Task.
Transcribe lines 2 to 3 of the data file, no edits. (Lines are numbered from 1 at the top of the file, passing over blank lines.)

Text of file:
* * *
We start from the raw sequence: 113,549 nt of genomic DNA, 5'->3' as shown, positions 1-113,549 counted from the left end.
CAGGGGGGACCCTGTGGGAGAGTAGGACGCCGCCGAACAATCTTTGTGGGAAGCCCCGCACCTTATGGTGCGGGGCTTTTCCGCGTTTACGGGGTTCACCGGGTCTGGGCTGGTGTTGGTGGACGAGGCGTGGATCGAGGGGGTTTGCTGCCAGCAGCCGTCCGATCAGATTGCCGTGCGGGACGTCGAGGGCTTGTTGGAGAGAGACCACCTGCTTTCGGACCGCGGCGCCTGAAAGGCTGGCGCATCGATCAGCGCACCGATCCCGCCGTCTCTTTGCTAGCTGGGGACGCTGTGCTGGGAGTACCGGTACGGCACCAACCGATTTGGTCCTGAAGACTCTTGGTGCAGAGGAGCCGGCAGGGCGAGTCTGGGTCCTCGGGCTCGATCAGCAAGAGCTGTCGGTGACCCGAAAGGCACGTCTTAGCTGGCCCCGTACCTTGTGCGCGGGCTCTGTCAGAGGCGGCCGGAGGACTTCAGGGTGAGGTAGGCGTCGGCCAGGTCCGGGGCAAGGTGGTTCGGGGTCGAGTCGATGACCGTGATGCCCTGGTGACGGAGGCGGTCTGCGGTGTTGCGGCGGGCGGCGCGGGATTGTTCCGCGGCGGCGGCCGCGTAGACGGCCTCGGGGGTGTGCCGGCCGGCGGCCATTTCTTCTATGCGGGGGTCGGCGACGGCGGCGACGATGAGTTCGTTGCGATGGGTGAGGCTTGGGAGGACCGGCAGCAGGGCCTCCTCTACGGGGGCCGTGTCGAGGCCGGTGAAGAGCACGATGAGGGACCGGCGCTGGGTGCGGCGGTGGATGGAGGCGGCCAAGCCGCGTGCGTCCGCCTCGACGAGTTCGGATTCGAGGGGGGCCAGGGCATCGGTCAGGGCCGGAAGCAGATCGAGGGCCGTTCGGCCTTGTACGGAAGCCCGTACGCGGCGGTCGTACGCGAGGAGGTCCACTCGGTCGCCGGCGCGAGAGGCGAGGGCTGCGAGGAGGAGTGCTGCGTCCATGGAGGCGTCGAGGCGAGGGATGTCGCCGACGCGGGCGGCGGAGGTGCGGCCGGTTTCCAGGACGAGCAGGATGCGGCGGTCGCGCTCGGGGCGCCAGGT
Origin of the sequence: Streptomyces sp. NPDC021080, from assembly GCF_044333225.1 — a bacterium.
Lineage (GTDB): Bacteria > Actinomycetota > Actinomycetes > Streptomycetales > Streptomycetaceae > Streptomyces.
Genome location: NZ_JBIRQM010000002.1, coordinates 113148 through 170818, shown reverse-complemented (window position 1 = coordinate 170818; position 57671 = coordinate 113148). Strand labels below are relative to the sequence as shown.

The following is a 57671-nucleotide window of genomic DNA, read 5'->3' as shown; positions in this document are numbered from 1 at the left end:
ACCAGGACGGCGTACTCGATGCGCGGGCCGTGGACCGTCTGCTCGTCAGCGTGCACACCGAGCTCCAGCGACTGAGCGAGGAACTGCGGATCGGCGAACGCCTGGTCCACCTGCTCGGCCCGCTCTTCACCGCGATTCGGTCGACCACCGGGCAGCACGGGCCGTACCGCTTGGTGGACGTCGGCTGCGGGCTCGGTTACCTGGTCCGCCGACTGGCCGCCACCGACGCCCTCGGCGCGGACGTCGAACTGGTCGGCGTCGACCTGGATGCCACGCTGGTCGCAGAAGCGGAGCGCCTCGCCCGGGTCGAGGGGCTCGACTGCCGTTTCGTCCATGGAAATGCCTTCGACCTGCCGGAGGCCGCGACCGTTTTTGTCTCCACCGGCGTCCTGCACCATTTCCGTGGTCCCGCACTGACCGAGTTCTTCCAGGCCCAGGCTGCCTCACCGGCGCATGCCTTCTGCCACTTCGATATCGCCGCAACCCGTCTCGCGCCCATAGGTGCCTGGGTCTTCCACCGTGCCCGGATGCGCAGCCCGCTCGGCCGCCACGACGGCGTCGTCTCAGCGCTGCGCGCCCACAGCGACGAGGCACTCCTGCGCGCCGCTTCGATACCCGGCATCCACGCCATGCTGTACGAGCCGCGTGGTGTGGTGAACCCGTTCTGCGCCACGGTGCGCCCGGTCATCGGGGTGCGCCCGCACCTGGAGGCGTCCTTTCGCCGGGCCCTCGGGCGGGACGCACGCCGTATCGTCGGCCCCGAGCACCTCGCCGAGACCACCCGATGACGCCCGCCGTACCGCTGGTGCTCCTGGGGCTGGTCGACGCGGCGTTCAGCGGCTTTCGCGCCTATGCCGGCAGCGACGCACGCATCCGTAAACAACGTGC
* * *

CAGGGGGGACCCTGTGGGAGAGTAGGACGCCGCCGAACAATCTTTGTGGGAAGCCCCGCACCTTATGGTGCGGGGCTTTTCCGCGTTTACGGGGTTCACCGGGTCTGGGCTGGTGTTGGTGGACGAGGCGTGGATCGAGGGGGTTTGCTGCCAGCAGCCGTCCGATCAGATTGCCGTGCGGGACGTCGAGGGCTTGTTGGAGAGAGACCACCTGCTTTCGGACCGCGGCGCCTGAAAGGCTGGCGCATCGATCAGCGCACCGATCCCGCCGTCTCTTTGCTAGCTGGGGACGCTGTGCTGGGAGTACCGGTACGGCACCAACCGATTTGGTCCTGAAGACTCTTGGTGCAGAGGAGCCGGCAGGGCGAGTCTGGGTCCTCGGGCTCGATCAGCAAGAGCTGTCGGTGACCCGAAAGGCACGTCTTAGCTGGCCCCGTACCTTGTGCGCGGGCTCTGTCAGAGGCGGCCGGAGGACTTCAGGGTGAGGTAGGCGTCGGCCAGGTCCGGGGCAAGGTGGTTCGGGGTCGAGTCGATGACCGTGATGCCCTGGTGACGGAGGCGGTCTGCGGTGTTGCGGCGGGCGGCGCGGGATTGTTCCGCGGCGGCGGCCGCGTAGACGGCCTCGGGGGTGTGCCGGCCGGCGGCCATTTCTTCTATGCGGGGGTCGGCGACGGCGGCGACGATGAGTTCGTTGCGATGGGTGAGGCTTGGGAGGACCGGCAGCAGGGCCTCCTCTACGGGGGCCGTGTCGAGGCCGGTGAAGAGCACGATGAGGGACCGGCGCTGGGTGCGGCGGTGGATGGAGGCGGCCAAGCCGCGTGCGTCCGCCTCGACGAGTTCGGATTCGAGGGGGGCCAGGGCATCGGTCAGGGCCGGAAGCAGATCGAGGGCCGTTCGGCCTTGTACGGAAGCCCGTACGCGGCGGTCGTACGCGAGGAGGTCCACTCGGTCGCCGGCGCGAGAGGCGAGGGCTGCGAGGAGGAGTGCTGCGTCCATGGAGGCGTCGAGGCGAGGGATGTCGCCGACGCGGGCGGCGGAGGTGCGGCCGGTTTCCAGGACGAGCAGGATGCGGCGGTCGCGCTCGGGGCGCCAGGT
Origin of the sequence: Streptomyces sp. NPDC021080, from assembly GCF_044333225.1 — a bacterium.